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March budget to encourage investment, predicts Deloitte

Ian Stewart, chief economist, Deloitte, explains that the ‘heavy lifting’ needed to rebuild the public finances will need to wait until the recovery is ‘well entrenched’

Ahead of the chancellor’s budget on 3 March 2021, Deloitte has predicted that it will concentrate on fuelling economic growth by encouraging investment across the UK.

Ian Stewart, chief economist, Deloitte, explained that the “heavy lifting” needed to rebuild the public finances will need to wait until the recovery is “well entrenched”.

He stated that this budget is likely to outline a “road map for the winding down” of pandemic support schemes along with more “limited and selective” support for at risk sectors.

Amanda Tickel, head of tax policy, said that whilst an “extensive balancing of the books” fuelled by large scale taxation may have to wait for now with the focus on business support measures, the chancellor will be keen to “demonstrate fiscal credibility” by taxing those who have made profits during the pandemic.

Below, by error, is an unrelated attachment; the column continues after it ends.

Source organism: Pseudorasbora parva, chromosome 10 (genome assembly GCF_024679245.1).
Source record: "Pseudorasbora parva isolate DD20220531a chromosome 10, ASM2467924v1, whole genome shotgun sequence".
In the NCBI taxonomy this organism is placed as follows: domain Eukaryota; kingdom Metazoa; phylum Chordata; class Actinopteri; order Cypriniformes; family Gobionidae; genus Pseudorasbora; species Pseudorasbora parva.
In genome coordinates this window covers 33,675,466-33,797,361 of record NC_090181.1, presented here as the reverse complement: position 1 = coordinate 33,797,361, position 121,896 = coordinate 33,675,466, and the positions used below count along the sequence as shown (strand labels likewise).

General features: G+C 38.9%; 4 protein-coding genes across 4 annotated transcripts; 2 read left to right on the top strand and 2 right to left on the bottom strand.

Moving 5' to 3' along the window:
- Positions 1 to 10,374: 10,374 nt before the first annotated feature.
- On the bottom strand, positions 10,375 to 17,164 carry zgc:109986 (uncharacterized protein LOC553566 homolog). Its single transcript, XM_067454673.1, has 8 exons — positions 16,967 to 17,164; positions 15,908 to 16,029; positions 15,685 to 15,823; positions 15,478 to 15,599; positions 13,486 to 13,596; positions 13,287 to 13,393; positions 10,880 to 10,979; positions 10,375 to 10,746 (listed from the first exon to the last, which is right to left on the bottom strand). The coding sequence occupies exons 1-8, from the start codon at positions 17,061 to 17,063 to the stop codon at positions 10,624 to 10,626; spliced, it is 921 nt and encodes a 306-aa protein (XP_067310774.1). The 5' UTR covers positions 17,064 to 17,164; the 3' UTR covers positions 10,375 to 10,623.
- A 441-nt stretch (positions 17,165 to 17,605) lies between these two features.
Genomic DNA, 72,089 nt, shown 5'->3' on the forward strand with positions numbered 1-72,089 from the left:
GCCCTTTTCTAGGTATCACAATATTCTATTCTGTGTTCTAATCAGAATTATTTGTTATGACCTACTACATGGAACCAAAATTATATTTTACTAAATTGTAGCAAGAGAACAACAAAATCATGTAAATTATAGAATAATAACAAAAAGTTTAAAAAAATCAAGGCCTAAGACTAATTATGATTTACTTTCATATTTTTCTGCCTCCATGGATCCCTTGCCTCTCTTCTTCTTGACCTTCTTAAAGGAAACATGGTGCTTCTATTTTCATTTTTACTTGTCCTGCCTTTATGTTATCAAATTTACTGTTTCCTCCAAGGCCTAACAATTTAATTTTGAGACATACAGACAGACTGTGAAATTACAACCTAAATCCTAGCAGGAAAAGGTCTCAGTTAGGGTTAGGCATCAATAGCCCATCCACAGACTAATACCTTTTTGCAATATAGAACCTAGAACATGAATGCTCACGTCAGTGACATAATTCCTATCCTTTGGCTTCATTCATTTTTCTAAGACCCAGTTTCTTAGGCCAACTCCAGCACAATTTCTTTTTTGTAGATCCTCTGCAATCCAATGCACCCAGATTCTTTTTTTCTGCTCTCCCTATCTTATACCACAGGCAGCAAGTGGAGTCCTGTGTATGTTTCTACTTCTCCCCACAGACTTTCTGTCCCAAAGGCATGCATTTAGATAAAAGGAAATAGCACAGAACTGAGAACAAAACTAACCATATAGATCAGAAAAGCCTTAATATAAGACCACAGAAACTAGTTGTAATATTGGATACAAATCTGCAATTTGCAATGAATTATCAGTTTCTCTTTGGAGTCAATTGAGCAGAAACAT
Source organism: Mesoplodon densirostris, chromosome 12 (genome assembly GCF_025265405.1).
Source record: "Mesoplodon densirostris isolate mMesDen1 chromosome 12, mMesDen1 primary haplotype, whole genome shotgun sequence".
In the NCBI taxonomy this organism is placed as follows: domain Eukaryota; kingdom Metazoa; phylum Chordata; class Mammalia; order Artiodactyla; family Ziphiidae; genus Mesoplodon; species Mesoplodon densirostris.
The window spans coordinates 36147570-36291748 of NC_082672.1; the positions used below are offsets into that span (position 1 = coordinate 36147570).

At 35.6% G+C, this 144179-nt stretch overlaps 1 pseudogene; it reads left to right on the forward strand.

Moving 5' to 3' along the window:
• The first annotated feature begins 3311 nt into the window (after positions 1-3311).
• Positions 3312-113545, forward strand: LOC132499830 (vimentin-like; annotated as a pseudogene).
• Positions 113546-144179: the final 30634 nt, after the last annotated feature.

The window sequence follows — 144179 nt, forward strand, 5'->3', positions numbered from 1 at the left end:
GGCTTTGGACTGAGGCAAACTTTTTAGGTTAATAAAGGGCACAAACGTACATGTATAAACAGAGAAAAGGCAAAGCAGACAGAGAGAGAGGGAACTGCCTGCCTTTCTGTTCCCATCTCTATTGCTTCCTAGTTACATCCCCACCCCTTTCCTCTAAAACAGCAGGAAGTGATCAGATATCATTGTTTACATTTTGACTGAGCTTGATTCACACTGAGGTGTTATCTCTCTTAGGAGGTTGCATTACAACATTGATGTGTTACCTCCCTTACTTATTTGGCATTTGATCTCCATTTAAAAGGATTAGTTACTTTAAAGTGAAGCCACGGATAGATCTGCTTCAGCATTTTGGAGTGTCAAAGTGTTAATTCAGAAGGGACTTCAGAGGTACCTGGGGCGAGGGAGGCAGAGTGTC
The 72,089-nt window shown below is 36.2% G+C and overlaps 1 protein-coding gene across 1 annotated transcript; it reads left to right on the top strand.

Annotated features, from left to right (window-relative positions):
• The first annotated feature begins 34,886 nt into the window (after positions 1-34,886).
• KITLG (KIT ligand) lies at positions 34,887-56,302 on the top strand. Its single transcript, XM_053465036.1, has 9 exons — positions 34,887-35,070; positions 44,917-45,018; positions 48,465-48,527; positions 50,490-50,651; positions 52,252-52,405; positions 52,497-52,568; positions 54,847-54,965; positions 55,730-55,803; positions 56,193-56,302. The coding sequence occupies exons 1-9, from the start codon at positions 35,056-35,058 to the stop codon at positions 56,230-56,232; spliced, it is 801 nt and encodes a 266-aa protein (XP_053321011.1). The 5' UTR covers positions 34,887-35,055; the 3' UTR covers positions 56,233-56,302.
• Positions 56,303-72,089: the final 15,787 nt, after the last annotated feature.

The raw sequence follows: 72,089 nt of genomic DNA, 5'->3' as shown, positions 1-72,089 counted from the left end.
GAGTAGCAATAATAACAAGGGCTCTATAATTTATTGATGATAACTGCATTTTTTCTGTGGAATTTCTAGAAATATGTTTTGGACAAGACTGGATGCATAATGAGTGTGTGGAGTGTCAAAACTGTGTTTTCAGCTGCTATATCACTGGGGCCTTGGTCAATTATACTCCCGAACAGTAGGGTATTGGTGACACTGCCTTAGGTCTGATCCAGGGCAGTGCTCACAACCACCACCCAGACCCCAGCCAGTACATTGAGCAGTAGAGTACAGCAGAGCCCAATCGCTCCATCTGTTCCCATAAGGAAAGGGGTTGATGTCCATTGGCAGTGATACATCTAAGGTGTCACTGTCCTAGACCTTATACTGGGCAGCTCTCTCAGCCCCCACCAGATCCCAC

Rachel McEleney, associate tax director at Deloitte, added: “If the government sticks to its pledge of a ‘triple tax lock’ on rates of income tax, NIC and VAT, the scope for big revenue raising tax measures is narrow.

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“The chancellor confirmed his intention to raise the personal allowance and basic rate band in line with inflation in the 2020 Spending Review, which would result in an income tax reduction of up to £68 per taxpayer, and legislation has already been made to give effect to this.”

Gerry Biddle, director of business rates, concluded that the government has “committed” to freezing the Business Rates multiplier for 2021/22, so bills “should remain at the same level” as 2020/2021.

He said: “One proposal was reducing the level of Business Rates by supplementing them with a possible online sales tax. It is likely that the chancellor will give a high level analysis of the review and announce further work to be carried out, in particular in regards to an online sales tax.”

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